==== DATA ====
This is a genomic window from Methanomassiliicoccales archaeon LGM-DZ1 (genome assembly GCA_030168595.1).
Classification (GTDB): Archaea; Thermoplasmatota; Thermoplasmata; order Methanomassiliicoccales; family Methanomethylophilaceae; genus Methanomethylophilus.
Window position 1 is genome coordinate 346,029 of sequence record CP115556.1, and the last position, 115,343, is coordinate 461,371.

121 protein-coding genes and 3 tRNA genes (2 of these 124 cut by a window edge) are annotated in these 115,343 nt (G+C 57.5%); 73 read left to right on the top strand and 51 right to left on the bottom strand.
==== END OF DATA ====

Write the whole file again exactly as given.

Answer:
This is a genomic window from Methanomassiliicoccales archaeon LGM-DZ1 (genome assembly GCA_030168595.1).
Classification (GTDB): Archaea; Thermoplasmatota; Thermoplasmata; order Methanomassiliicoccales; family Methanomethylophilaceae; genus Methanomethylophilus.
Window position 1 is genome coordinate 346,029 of sequence record CP115556.1, and the last position, 115,343, is coordinate 461,371.

121 protein-coding genes and 3 tRNA genes (2 of these 124 cut by a window edge) are annotated in these 115,343 nt (G+C 57.5%); 73 read left to right on the top strand and 51 right to left on the bottom strand.